Whatever the truth, a fast-rising business empire should expect increased scrutiny as its stakeholders increase. Levels of transparency ought to rise accordingly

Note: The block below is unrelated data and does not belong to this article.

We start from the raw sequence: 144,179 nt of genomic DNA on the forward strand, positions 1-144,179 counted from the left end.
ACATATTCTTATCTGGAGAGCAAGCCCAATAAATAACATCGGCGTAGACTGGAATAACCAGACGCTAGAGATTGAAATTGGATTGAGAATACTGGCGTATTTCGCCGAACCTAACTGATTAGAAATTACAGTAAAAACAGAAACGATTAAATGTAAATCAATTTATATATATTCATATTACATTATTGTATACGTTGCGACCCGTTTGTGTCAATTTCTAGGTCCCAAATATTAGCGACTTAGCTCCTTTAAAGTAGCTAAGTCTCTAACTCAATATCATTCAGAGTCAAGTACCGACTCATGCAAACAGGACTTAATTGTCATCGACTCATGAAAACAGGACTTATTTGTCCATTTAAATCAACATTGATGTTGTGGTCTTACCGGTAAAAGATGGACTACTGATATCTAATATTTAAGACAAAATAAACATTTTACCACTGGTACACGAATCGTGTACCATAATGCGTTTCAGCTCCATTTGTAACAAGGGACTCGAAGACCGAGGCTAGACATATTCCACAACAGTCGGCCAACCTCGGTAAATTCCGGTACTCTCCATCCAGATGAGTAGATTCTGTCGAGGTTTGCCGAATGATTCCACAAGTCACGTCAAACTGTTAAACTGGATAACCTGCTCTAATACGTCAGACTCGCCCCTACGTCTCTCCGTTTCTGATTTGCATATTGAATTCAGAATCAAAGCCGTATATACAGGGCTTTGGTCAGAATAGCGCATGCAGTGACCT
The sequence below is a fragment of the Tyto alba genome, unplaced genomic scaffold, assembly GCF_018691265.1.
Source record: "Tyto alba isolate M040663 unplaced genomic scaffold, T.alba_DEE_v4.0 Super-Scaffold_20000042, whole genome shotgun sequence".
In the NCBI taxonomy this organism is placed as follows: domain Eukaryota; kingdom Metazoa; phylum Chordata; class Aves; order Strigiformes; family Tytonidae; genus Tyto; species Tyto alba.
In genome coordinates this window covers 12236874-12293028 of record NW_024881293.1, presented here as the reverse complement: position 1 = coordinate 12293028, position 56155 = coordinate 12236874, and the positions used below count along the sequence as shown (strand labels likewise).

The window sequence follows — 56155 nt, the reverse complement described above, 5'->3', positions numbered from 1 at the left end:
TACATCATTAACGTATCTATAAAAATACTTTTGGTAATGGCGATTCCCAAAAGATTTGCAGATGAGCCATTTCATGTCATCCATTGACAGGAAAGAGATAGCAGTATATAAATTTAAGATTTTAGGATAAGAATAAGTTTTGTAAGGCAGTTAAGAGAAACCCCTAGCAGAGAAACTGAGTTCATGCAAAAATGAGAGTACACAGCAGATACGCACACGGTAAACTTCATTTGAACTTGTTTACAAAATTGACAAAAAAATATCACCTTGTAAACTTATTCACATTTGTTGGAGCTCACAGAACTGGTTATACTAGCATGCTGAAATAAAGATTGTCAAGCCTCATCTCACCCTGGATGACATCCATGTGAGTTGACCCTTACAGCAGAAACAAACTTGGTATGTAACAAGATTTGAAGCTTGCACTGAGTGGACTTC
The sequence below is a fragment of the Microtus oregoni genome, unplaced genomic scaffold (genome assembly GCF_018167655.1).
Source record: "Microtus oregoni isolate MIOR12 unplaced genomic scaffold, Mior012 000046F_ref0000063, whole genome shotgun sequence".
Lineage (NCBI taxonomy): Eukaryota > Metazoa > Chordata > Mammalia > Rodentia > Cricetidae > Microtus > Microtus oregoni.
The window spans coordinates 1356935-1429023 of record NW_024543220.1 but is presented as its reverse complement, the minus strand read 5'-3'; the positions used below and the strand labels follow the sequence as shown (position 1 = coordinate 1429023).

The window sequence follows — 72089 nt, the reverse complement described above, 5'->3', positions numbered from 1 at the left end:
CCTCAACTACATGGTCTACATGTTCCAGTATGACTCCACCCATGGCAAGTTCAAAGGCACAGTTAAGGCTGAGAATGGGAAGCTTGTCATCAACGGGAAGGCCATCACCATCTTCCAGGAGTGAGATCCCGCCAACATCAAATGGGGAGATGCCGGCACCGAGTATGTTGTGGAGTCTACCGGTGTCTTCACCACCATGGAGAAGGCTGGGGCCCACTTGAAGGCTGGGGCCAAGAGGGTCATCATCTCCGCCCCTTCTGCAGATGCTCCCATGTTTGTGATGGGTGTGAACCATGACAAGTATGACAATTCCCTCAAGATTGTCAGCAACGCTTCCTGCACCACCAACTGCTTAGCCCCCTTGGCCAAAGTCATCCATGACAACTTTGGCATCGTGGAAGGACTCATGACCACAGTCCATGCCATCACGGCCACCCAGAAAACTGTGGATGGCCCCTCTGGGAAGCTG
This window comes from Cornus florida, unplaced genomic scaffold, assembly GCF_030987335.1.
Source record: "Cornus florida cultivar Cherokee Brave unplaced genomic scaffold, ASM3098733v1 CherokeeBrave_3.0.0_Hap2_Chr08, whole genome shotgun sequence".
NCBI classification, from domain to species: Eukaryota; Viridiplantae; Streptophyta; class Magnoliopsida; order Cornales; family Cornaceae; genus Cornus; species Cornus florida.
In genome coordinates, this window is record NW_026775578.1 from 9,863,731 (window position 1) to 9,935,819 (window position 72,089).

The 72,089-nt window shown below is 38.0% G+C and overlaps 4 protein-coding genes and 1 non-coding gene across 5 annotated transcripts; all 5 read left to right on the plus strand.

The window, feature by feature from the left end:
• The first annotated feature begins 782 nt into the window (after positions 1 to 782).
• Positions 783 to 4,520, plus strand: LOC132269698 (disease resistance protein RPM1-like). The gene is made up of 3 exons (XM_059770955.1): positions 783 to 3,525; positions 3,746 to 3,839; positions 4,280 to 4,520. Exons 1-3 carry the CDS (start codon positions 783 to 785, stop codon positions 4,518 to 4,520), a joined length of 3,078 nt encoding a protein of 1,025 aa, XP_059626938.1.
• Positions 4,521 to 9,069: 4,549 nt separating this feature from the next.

Just two days ahead of the ₹20,000 crore follow-on public offer (FPO) of Adani Enterprises, the Gautam Adani-led group’s listed shares were hit by allegations of being ensnared in a web of dodgy dealings, stock manipulation, financial smoke-and-mirrors and over-leverage, levelled by US-based Hindenburg Research, which declared it held short positions on Adani securities. On Wednesday, its stocks ended 1% to 8% down, rattled by the report’s claims of alleged accounting fudge and global operations via shell companies in tax havens. The Adani group dismissed the charges as “malicious", saying the report’s timing betrayed a mala fide intention to harm its FPO. If this is an ill-motivated release, an attack, a probe should be able to establish it. Concerns about the group’s finances, however, have been raised previously as well, though it’s one thing to speak of indebtedness risks and another to pinpoint wrongdoing, which is a job for experts. Whatever the truth, a fast-rising business empire should expect increased scrutiny as its stakeholders increase. Levels of transparency ought to rise accordingly. The Adani group faces a choice. And it’s best if it opts to come out with point-by-point rebuttals.